What if usa not broke any japanese codes during world war 2 page 2 alternate history discussion gas utility austin

Click to expand…Though of course as the Soviets were skipping the R&D work and had plans to work off they wouldn’t have needed anywhere near as much electricity as the Manhattan Project used. Being able to jump straight to gas diffusion without having to run calutrons, etc in parallel should save you a massive amount of electricity compared to Manhattan.

I’m not making a comment either way on actual electricity production, just saying there is no need for any alt-nuke project to use as much electricity as OTL. Manhattan went for it’s broad spectrum approach for good reasons and likely the project would have been delayed had it relied solely on gas diffusion, but the OTL power needs weren’t compulsory – it could have been done with a lot less.

Start earlier (or accept a later date for the bomb) and focus just on one method and you can do it cheaper. Of course it’s then possible your more ‘focused’ cheaper programme then loses out to a better resourced all aspects effort, but that’s a different problem.

I agree, the Japanese had great difficulties in particular in getting high-performance engines to work, due to to many projects at the same time, lack of co-operation between army and navy projects and lack of high-quality materials for engines.

But as I said, the war in the pacific would have to be radically different in order for the Japanese to pursue such an aeroplane. In fact I agree that in any pacific war even close to OTL the G10N (and to lesser extents the G5N and G8N) would have been a ridiculous waste of resources and personnel.

However I do acknowledge that my analogy of the USSR was wrong. Particular after realizing a mistake I made in reading the table of the USSR, the numbers I took was from 1936 in regards to the USSR, the electricity production of 1937 was roughly 36,000,000,000 KwH. I apologize for that mistake.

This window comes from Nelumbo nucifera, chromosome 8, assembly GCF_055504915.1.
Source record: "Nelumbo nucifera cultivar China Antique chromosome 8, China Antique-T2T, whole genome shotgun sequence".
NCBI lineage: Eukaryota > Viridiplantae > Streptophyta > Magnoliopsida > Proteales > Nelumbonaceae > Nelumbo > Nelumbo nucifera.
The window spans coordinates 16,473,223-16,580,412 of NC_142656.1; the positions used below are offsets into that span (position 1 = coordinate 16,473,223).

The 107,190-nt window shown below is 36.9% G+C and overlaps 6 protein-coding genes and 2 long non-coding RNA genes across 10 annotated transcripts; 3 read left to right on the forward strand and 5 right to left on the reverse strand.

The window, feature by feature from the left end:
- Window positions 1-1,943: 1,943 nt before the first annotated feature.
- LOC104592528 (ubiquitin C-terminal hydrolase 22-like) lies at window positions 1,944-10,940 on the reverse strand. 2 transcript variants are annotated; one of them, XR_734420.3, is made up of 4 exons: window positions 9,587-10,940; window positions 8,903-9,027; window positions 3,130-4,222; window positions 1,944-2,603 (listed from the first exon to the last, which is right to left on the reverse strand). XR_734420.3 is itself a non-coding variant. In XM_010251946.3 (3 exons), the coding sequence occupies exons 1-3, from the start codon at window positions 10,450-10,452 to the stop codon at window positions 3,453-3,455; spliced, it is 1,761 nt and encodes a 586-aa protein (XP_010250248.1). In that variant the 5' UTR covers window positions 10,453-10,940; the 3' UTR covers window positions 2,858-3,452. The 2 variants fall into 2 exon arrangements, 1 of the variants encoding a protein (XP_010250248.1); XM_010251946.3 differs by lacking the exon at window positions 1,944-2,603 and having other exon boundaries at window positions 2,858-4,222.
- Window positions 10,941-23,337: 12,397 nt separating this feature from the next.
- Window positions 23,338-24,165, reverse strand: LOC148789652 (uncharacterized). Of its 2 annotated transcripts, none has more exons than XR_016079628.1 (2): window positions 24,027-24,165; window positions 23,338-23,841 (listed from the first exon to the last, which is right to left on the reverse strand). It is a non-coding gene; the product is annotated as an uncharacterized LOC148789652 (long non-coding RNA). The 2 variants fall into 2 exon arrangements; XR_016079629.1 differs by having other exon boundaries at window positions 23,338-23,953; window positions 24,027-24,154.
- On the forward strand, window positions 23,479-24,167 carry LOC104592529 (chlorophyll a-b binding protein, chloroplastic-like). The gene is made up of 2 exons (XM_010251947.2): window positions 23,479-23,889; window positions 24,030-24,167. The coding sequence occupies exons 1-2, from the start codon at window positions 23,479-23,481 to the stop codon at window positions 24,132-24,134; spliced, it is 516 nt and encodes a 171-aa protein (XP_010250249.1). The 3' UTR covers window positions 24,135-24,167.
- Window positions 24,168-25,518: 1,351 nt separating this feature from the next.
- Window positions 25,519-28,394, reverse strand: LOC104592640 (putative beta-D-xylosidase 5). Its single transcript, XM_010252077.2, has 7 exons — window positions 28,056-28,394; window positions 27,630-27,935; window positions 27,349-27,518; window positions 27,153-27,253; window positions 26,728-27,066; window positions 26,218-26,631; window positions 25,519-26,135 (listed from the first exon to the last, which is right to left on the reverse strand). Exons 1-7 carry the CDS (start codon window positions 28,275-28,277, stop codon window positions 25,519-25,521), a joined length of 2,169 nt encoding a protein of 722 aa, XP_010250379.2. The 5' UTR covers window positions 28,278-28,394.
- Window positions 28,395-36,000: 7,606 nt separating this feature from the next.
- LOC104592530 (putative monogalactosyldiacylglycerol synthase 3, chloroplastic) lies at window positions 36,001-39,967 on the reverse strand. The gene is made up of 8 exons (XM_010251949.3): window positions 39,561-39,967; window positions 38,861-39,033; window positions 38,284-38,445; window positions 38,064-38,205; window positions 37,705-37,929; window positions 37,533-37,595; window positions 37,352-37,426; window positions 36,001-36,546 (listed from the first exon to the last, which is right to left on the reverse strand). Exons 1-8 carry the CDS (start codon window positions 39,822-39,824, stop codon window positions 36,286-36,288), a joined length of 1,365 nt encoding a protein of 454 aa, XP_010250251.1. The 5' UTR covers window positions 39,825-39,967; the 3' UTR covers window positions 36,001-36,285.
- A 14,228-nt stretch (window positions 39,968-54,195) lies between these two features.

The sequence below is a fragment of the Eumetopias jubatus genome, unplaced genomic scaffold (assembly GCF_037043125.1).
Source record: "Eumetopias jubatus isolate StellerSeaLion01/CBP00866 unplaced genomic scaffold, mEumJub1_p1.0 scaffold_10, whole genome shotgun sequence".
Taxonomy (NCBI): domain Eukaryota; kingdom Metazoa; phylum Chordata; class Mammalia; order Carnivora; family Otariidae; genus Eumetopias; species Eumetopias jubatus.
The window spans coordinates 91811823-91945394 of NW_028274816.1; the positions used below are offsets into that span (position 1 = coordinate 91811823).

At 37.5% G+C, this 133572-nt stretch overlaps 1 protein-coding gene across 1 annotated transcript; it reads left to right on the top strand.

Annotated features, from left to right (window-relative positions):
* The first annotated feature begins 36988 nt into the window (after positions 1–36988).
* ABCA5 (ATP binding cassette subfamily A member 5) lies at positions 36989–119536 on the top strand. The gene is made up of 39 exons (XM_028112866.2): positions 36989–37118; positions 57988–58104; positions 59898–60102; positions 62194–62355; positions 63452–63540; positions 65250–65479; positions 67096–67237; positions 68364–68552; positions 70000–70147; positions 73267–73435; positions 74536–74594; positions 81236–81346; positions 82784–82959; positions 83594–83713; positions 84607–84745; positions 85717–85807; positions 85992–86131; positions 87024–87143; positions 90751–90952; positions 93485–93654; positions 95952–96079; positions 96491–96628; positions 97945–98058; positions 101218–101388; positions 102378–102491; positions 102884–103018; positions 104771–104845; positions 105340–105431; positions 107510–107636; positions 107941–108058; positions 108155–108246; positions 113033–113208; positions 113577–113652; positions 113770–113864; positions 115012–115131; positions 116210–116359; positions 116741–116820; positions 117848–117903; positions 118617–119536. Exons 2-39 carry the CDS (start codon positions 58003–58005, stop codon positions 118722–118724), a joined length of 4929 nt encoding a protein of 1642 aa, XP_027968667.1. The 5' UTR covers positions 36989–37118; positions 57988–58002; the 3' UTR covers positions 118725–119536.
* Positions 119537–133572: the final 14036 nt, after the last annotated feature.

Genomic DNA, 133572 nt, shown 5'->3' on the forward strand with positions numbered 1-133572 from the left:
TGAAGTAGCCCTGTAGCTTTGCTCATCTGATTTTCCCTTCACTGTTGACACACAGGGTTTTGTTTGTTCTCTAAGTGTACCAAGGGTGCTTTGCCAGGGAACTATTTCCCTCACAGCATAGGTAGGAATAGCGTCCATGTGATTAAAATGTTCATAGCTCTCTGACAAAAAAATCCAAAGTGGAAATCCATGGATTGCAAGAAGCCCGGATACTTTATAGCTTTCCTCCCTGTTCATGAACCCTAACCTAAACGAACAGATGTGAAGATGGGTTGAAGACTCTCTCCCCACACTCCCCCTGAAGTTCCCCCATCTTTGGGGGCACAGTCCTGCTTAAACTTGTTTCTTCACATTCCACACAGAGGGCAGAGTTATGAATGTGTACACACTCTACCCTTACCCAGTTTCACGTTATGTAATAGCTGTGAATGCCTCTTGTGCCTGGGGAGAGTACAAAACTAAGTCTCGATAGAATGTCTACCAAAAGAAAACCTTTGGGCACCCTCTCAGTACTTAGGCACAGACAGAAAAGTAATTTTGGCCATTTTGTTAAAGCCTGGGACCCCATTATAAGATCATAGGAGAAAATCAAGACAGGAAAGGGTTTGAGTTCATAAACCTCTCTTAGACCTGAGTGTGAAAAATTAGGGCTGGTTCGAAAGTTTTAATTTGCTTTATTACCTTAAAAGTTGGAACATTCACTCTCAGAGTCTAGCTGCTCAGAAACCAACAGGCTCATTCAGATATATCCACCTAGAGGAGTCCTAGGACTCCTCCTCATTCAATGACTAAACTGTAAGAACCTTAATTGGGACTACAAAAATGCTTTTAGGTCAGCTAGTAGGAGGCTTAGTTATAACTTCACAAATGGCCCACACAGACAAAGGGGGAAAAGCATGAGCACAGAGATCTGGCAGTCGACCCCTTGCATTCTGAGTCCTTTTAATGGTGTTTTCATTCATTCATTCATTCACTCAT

But while on this subject, I wonder why you never have denounced any successful ‘tube-alloy projects’ that are used from time to time in timelines on this board, on the same reasons that you denounce German and Japanese atomic bomb projects?

But, the figures I gave was for Germany only. Not added Austria, Bohemia&Moravia, Poland, Norway&Denmark, BeNeLux, Yugoslavia, Greece or France, whose electricity production would also have been available for Germany to use which would add about ~47,300,000,000 KwH. Which together with the German would mean an total electricity production of ~96,200,000,000 KwH or about 80% of the total USA production.

To date I have not been able to turn up the U.S. generating capacity in 1940, which is actually a much more germane number. My Google-fu is failing me in this regard. I have also not found the book where I found the TVA and overall electrical usage figures (did have a couple good coughing fits from the dust stirred in the effort however).